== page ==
The New York Times
The New York Times is an American newspaper based in New York City with worldwide influence and readership. Founded in 1851, the paper has won more than any other newspaper; the Times is ranked 17th in the world by circulation and 2nd in the U. S; the paper is owned by The New York Times Company, publicly traded and is controlled by the Sulzberger family through a dual-class share structure. It has been owned by the family since 1896. G. Sulzberger, the paper's publisher, his father, Arthur Ochs Sulzberger Jr. the company's chairman, are the fourth and fifth generation of the family to helm the paper. Nicknamed "The Gray Lady", the Times has long been regarded within the industry as a national "newspaper of record"; the paper's motto, "All the News That's Fit to Print", appears in the upper left-hand corner of the front page. Since the mid-1970s, The New York Times has expanded its layout and organization, adding special weekly sections on various topics supplementing the regular news, editorials and features.
Since 2008, the Times has been organized into the following sections: News, Editorials/Opinions-Columns/Op-Ed, New York, Sports of The Times, Science, Home and other features. On Sunday, the Times is supplemented by the Sunday Review, The New York Times Book Review, The New York Times Magazine and T: The New York Times Style Magazine; the Times stayed with the broadsheet full-page set-up and an eight-column format for several years after most papers switched to six, was one of the last newspapers to adopt color photography on the front page. The New York Times was founded as the New-York Daily Times on September 18, 1851. Founded by journalist and politician Henry Jarvis Raymond and former banker George Jones, the Times was published by Raymond, Jones & Company. Early investors in the company included Edwin B. Morgan, Christopher Morgan, Edward B. Wesley. Sold for a penny, the inaugural edition attempted to address various speculations on its purpose and positions that preceded its release: We shall be Conservative, in all cases where we think Conservatism essential to the public good.
We do not believe that everything in Society is either right or wrong. In 1852, the newspaper started a western division, The Times of California, which arrived whenever a mail boat from New York docked in California. However, the effort failed. On September 14, 1857, the newspaper shortened its name to The New-York Times. On April 21, 1861, The New York Times began publishing a Sunday edition to offer daily coverage of the Civil War. One of the earliest public controversies it was involved with was the Mortara Affair, the subject of twenty editorials in the Times alone; the main office of The New York Times was attacked during the New York City Draft Riots. The riots, sparked by the beginning of drafting for the Union Army, began on July 13, 1863. On "Newspaper Row", across from City Hall, Henry Raymond stopped the rioters with Gatling guns, early machine guns, one of which he manned himself; the mob diverted, instead attacking the headquarters of abolitionist publisher Horace Greeley's New York Tribune until being forced to flee by the Brooklyn City Police, who had crossed the East River to help the Manhattan authorities.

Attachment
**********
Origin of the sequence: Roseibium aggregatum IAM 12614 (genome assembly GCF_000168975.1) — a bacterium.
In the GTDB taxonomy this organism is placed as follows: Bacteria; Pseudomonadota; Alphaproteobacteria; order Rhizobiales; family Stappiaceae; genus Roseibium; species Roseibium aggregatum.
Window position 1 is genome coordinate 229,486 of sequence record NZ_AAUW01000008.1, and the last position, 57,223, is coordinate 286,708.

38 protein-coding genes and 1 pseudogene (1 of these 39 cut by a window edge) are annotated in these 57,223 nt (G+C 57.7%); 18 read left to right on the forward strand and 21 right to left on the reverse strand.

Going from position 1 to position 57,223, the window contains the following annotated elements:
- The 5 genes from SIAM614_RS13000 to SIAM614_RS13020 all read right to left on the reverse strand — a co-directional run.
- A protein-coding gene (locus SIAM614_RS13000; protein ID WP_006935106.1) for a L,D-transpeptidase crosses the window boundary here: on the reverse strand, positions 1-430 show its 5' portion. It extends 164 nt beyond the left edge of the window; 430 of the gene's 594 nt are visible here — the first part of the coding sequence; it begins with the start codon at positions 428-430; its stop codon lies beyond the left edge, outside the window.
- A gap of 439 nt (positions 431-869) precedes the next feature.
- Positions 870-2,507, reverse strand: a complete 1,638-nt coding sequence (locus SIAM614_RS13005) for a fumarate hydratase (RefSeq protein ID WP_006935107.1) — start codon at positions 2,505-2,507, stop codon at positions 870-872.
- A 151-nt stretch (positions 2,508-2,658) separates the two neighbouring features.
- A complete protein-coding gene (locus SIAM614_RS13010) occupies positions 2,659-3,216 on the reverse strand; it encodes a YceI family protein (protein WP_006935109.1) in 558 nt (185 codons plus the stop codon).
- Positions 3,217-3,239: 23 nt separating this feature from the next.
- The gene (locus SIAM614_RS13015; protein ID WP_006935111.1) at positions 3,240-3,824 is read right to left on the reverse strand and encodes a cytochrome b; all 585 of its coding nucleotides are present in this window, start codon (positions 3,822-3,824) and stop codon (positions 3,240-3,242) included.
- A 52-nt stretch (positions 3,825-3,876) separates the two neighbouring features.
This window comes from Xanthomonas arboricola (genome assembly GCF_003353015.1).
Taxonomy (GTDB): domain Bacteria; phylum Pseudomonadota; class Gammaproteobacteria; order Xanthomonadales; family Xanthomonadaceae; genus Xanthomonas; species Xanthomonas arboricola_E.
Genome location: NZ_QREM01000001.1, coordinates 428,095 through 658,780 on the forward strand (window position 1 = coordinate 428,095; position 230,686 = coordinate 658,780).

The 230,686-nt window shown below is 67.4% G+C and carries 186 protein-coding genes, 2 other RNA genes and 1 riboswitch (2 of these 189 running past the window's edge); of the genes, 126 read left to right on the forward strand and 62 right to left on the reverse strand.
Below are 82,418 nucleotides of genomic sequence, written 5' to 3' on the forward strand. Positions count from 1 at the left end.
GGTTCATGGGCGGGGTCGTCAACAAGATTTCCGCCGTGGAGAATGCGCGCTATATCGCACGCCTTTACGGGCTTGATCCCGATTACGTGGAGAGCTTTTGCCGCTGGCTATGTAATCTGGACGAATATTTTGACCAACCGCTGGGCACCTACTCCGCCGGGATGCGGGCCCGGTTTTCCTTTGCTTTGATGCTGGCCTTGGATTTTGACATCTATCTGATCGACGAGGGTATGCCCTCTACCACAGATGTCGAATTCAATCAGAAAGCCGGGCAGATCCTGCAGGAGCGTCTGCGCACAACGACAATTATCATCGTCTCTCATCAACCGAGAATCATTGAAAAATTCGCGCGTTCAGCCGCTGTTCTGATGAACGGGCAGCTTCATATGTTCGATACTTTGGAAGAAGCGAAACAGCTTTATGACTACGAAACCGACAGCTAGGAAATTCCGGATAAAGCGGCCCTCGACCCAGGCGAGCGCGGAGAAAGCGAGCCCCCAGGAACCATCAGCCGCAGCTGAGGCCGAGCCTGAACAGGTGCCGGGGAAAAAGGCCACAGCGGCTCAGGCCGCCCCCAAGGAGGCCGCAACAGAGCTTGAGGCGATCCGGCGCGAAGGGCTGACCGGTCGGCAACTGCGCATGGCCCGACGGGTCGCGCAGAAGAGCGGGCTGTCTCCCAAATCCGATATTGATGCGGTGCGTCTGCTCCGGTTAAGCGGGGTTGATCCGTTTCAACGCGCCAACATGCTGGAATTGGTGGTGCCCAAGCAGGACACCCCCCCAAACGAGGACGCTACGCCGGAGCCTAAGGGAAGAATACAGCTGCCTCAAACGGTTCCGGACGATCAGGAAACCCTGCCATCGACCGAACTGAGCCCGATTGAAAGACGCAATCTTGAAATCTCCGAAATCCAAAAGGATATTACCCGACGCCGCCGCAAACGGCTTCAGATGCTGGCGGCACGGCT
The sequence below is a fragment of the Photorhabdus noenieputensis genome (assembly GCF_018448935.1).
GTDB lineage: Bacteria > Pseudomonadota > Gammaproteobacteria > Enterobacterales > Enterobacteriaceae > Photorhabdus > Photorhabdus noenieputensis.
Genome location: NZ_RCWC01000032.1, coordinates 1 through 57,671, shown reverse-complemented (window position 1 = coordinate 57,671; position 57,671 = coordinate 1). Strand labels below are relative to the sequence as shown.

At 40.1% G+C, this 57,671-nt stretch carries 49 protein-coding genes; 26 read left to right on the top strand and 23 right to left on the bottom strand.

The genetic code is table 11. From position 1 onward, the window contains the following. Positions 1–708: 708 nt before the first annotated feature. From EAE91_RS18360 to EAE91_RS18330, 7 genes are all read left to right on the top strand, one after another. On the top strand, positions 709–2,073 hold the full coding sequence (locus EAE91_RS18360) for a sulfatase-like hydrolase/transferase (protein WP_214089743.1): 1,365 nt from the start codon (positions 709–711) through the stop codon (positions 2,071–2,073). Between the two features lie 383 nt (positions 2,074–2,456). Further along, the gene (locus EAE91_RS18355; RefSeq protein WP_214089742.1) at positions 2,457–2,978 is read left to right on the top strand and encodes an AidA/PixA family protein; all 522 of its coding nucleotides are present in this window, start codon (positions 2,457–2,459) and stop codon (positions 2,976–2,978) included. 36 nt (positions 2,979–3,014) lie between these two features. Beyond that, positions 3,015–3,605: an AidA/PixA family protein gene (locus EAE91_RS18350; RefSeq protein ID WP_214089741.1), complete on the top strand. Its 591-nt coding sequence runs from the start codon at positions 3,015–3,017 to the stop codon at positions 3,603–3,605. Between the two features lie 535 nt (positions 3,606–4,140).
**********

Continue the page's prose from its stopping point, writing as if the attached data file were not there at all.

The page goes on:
In 1869, Henry Raymond died, George Jones took over as publisher. The newspaper's influence grew in 1870 and 1871, when it published a series of exposés on William Tweed, leader of the city's Democratic Party—popularly known as "Tammany Hall" —that led to the end of the Tweed Ring's domination of New York's City Hall. Tweed had offered The New York Times five million dollars to not publish the story. In the 1880s, The New York Times transitioned from supporting Republican Party candidates in its editorials to becoming more politically independent and analytical. In 1884, the paper supported Democrat Grover Cleveland in his first presidential campaign. While this move cost The New York Times a portion of its readership among its more progressive and Republican readers, the paper regained most of its lost ground within a few years. After George Jones died in 1891, Charles Ransom Miller and other New York Times editors raised $1 million dollars to buy the Times, printing it under the New York Times Publishing Company.
However, the newspaper was financially crippled by the Panic of 1893, by 1896, the newspaper had a circulation of less than 9,000, was losing $1,000 a day. That year, Adolph Ochs, the publisher of the Chattanooga Times, gained a controlling interest in the company for $75,000. Shortly after assuming control of the paper, Ochs coined the paper's slogan, "All The News That's Fit To Print"; the slogan has appeared in the paper since September 1896, has been printed in a box in the upper left hand corner of the front page since early 1897. The slogan was a jab at competing papers, such as Joseph Pulitzer's New York World and William Randolph Hearst's New York Journal, which were known for a lurid and inaccurate reporting of facts and opinions, described by the end of the century as "yellow journalism". Under Ochs' guidance, aided by Carr
New York City